Chapter 14 Practical techniques

Practical techniques: Trees

Practical techniques: Trees

UK and Ireland

Trees can have great wildlife, landscape and amenity value and, as such, should be considered carefully during planning and development. Trees may support a variety of other species, some rare, including insects, fungi and epiphytes, and provide important roosting and nesting sites for birds.

Protection and its implications

The Town and Country Planning Act 1990 (as amended), the Planning (Northern Ireland) Order 1991 and the Planning and Development Act 2000 (Ireland) places a duty on local planning authorities to ensure that they make adequate provision for the preservation and planting of trees when granting planning permission. Government policies dictate that special consideration should be given to veteran trees (a tree that is of interest biologically, culturally or aesthetically because of its age, size or condition), and that planning authorities encourage the conservation of these trees as part of development proposals. Consequently, most local planning authorities have a policy on tree preservation in their local planning documents. The applicant should therefore expect planning conditions which require the protection of existing trees and/or the planting of new trees as part of the development.

Individual trees, groups of trees and woodland may also be protected in the interest of amenity via Tree Preservation Orders issued by the local planning authority under the Town and Country Planning Act and the Town and Country Planning (Tree Preservation (England) 2012) Regulations 1999, the Town and Country Planning (Tree Preservation Order and Trees in Conservation Areas (Scotland)) Regulations 2010, the Planning (Trees) Regulations (Northern Ireland) 2015 or the Planning and Development Act 2000 (Ireland). Government policy is that local authorities should consider the nature conservation value of trees when determining amenity interest. Tree Preservation Orders prevent the cutting, uprooting, damage and destruction of trees covered by the order unless the local authority has given prior consent. Similar protection applies to mature trees within a designated conservation area. However, there are certain exemptions including carrying out development permitted under Town and Country Planning (General Permitted Development) Order 1995 (Amendment 2012) or when planning permission has been obtained under the Town and Country Planning Act. Planning permission may not be granted for developments that affect trees with a preservation order unless the local authority is convinced that the need for the development outweighs the amenity value of the trees. In this case, there would usually be a requirement to plant trees to compensate for the loss either on or near the site.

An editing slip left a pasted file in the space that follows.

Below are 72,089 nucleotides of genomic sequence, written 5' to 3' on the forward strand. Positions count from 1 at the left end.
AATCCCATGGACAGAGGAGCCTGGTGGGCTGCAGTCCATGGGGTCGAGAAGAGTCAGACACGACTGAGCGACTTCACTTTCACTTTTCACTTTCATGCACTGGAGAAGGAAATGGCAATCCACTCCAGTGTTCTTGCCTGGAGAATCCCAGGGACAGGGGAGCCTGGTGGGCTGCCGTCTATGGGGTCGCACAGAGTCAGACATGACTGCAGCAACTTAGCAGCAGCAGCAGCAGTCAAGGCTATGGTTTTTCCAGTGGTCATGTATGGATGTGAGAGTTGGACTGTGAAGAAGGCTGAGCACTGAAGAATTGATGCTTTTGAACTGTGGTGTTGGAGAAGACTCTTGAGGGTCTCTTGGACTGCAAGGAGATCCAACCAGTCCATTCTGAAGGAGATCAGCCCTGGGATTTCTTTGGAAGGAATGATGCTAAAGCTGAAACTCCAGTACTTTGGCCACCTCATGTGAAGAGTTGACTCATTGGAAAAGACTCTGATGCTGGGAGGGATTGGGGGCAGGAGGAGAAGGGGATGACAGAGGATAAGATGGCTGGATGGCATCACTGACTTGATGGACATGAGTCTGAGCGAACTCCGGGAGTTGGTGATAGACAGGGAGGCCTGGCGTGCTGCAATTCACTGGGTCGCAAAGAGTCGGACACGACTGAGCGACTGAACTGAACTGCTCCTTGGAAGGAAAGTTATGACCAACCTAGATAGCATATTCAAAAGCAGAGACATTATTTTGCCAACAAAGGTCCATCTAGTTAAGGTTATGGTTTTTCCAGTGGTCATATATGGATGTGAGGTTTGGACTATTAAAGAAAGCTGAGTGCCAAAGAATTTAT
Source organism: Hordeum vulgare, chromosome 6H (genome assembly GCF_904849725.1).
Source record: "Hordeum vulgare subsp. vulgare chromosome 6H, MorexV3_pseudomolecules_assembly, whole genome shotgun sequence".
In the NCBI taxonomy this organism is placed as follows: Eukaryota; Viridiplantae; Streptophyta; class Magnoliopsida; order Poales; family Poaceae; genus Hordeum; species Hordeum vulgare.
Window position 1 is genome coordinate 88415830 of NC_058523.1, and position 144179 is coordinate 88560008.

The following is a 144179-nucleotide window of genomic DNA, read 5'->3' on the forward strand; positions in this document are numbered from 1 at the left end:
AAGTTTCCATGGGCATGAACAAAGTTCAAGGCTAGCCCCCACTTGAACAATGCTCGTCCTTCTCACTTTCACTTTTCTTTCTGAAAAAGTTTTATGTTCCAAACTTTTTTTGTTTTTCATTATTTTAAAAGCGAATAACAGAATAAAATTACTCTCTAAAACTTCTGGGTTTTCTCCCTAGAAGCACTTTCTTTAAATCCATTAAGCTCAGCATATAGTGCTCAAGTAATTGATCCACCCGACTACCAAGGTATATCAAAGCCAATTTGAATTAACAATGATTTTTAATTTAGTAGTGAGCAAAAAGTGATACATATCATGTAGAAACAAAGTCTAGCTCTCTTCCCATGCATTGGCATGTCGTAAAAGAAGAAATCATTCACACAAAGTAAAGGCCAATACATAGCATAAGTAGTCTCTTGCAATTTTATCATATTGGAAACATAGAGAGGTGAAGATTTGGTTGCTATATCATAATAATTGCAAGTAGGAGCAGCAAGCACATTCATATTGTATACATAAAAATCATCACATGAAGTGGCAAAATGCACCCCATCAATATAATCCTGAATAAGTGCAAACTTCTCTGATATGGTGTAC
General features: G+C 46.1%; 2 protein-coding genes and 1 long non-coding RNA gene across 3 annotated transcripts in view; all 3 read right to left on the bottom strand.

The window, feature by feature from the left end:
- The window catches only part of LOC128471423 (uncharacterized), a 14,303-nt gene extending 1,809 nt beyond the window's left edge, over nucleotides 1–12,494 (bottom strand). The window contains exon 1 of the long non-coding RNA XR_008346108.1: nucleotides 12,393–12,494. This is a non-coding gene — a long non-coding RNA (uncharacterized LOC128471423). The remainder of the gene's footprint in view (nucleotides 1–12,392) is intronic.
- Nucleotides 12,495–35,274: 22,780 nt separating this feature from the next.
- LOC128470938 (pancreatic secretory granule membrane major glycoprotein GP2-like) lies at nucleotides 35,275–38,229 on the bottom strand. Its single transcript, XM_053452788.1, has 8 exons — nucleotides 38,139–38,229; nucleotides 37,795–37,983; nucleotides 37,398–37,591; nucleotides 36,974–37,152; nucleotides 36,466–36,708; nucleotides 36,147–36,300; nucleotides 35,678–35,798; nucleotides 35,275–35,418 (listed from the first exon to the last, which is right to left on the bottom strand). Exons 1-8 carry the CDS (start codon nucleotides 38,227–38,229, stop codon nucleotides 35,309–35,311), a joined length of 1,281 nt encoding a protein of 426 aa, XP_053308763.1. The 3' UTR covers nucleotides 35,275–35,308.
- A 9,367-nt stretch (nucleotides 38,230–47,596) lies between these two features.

Mitigation techniques

Consideration should be given to keeping any mature trees within the site; these will not only retain some features of benefit to wildlife but also improve the surroundings for the user of the new development. Trees that are retained should be protected carefully during the development process. Damage can occur all too easily from root severance during excavations and soil compaction by vehicles or material. In the UK, operations should be restricted around trees to be retained in accordance with the British Standard BS 5837:2012 Trees in relation to design, demolition and construction – Recommendations.


When planting new trees, either to compensate for those lost or for enhancement, consideration should be given to planting native species of local provenance (although this may not always be necessary in urban environments). Newly planted trees are likely to require a period of aftercare and maintenance until they become established.

Timing of works

When carrying out works around trees, erecting protective fencing at a minimum distance from the tree is important (see British Standard BS 5837:2012 Trees in Relation to Design, Demolition and Construction – Recommendations). If this is done correctly it should avoid damage to the roots and other parts of the tree so the timing of the works is not a factor.

It is desirable to avoid pruning operations when deciduous trees are coming into leaf, and in autumn when they are losing their foliage.

The best time to plant new trees is between November and February, but avoiding periods of frosty weather or cold winds.

However, it is better to plant deciduous trees before the end of December as they are then less likely to suffer if the following Spring is dry. Coniferous trees are best planted in autumn or spring as this is when their roots are most active.

Further reading

British Standard BS 5837:2012 Trees in Relation to Design, Demolition and Construction.

Tree Council of Ireland (2010) Amenity Trees and Woodlands, A Guide to their Management in Ireland, Tree Council of Ireland, Dublin.

Natural England (2015) Ancient woodland and veteran trees: protecting them from development.

Chapter 14 Practical techniques